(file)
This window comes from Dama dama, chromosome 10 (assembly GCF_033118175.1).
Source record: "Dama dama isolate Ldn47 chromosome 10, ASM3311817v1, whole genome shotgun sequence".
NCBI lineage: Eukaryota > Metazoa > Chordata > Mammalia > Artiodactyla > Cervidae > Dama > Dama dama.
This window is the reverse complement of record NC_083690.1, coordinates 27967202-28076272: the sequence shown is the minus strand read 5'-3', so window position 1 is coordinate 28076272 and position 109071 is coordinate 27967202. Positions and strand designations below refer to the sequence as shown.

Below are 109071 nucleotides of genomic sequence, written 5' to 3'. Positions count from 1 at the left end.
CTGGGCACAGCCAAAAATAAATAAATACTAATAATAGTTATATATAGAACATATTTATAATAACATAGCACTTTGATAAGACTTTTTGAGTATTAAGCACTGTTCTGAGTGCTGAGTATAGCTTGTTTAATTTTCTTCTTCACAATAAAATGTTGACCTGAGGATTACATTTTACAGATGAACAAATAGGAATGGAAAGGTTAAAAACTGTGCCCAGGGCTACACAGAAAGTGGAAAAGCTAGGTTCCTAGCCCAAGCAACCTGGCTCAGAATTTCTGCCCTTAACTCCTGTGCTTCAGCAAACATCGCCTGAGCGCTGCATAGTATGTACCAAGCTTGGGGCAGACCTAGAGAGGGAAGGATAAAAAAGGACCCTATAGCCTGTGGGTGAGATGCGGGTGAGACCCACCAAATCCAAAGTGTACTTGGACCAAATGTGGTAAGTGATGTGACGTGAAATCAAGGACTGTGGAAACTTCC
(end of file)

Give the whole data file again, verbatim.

This window comes from Dama dama, chromosome 10 (assembly GCF_033118175.1).
Source record: "Dama dama isolate Ldn47 chromosome 10, ASM3311817v1, whole genome shotgun sequence".
NCBI lineage: Eukaryota > Metazoa > Chordata > Mammalia > Artiodactyla > Cervidae > Dama > Dama dama.
This window is the reverse complement of record NC_083690.1, coordinates 27967202-28076272: the sequence shown is the minus strand read 5'-3', so window position 1 is coordinate 28076272 and position 109071 is coordinate 27967202. Positions and strand designations below refer to the sequence as shown.

Below are 109071 nucleotides of genomic sequence, written 5' to 3'. Positions count from 1 at the left end.
CTGGGCACAGCCAAAAATAAATAAATACTAATAATAGTTATATATAGAACATATTTATAATAACATAGCACTTTGATAAGACTTTTTGAGTATTAAGCACTGTTCTGAGTGCTGAGTATAGCTTGTTTAATTTTCTTCTTCACAATAAAATGTTGACCTGAGGATTACATTTTACAGATGAACAAATAGGAATGGAAAGGTTAAAAACTGTGCCCAGGGCTACACAGAAAGTGGAAAAGCTAGGTTCCTAGCCCAAGCAACCTGGCTCAGAATTTCTGCCCTTAACTCCTGTGCTTCAGCAAACATCGCCTGAGCGCTGCATAGTATGTACCAAGCTTGGGGCAGACCTAGAGAGGGAAGGATAAAAAAGGACCCTATAGCCTGTGGGTGAGATGCGGGTGAGACCCACCAAATCCAAAGTGTACTTGGACCAAATGTGGTAAGTGATGTGACGTGAAATCAAGGACTGTGGAAACTTCC